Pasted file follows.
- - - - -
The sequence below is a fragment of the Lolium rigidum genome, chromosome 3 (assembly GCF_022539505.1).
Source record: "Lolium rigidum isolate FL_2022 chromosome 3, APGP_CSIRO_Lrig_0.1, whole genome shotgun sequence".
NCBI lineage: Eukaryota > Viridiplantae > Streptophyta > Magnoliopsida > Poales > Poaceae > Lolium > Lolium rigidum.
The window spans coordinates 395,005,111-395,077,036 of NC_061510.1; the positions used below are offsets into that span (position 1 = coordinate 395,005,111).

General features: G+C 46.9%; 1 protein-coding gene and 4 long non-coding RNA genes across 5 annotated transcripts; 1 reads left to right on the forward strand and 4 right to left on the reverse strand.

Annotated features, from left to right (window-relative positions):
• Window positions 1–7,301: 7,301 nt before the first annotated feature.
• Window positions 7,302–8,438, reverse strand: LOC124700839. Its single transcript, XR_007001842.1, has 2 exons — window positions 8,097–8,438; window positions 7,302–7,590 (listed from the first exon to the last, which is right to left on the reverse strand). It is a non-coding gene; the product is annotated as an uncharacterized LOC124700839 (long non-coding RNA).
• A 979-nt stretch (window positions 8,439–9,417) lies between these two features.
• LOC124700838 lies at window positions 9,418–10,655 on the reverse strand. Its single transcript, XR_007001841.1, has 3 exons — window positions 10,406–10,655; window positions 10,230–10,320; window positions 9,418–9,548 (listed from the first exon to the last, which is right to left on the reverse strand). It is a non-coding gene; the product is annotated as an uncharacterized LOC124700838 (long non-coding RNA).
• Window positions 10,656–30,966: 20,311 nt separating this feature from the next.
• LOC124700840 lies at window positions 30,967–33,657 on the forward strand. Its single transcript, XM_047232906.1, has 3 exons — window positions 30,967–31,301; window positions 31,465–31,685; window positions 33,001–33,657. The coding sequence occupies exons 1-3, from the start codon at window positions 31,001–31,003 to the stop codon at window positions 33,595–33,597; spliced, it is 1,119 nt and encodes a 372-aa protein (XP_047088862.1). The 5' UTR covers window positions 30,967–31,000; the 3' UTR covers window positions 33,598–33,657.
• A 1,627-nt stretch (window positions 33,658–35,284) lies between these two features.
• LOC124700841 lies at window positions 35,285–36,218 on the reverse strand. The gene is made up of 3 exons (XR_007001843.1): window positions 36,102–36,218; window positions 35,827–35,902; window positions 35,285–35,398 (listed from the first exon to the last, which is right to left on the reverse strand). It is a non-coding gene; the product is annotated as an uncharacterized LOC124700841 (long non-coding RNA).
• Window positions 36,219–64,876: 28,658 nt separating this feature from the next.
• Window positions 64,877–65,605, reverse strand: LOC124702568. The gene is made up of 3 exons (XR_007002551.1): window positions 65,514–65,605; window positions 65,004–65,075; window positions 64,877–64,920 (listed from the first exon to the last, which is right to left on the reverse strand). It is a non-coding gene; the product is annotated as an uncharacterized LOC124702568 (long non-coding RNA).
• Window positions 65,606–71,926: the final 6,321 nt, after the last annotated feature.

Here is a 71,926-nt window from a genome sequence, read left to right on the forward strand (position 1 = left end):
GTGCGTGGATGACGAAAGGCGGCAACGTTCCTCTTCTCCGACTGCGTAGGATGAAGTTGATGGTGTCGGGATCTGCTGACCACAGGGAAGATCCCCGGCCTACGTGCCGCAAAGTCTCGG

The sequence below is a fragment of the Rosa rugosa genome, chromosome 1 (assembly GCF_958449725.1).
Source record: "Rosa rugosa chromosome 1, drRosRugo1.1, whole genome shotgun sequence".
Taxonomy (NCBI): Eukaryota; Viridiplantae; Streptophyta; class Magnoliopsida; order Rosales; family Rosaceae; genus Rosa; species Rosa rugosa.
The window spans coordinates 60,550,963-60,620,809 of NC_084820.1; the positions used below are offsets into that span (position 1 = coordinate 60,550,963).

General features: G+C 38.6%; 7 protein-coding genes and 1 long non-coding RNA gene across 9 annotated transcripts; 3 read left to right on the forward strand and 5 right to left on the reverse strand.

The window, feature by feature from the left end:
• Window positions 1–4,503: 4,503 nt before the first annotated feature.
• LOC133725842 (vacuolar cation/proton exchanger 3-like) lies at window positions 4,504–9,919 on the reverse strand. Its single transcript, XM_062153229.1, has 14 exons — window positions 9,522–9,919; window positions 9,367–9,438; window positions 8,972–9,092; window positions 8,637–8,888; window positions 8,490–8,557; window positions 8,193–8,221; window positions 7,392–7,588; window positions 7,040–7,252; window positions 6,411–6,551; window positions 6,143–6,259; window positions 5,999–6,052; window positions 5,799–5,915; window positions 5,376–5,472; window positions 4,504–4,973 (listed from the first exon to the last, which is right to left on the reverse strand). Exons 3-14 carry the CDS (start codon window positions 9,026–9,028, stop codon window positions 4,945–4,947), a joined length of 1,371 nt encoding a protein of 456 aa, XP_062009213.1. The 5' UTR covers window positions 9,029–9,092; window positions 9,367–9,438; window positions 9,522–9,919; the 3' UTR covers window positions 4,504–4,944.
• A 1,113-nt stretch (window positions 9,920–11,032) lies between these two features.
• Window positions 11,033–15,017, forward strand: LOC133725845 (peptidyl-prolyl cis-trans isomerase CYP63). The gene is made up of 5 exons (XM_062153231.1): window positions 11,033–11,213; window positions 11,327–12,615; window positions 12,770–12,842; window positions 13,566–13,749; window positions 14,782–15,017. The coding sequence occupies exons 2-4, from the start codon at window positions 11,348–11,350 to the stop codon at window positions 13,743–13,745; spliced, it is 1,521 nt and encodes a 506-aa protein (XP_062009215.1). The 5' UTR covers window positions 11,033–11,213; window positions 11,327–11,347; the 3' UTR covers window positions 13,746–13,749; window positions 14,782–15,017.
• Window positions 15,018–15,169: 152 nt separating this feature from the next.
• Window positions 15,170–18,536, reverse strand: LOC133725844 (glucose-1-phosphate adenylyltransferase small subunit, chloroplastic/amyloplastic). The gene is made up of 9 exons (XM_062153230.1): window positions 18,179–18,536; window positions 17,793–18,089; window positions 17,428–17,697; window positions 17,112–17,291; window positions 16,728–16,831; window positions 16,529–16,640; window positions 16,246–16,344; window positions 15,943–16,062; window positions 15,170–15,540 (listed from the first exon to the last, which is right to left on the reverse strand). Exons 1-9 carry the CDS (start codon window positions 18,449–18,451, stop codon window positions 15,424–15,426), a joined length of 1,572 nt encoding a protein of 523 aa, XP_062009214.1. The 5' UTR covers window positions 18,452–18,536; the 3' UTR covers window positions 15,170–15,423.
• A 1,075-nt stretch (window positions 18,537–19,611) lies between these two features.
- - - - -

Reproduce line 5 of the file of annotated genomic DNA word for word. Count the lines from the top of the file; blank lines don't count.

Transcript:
General features: G+C 46.9%; 1 protein-coding gene and 4 long non-coding RNA genes across 5 annotated transcripts; 1 reads left to right on the forward strand and 4 right to left on the reverse strand.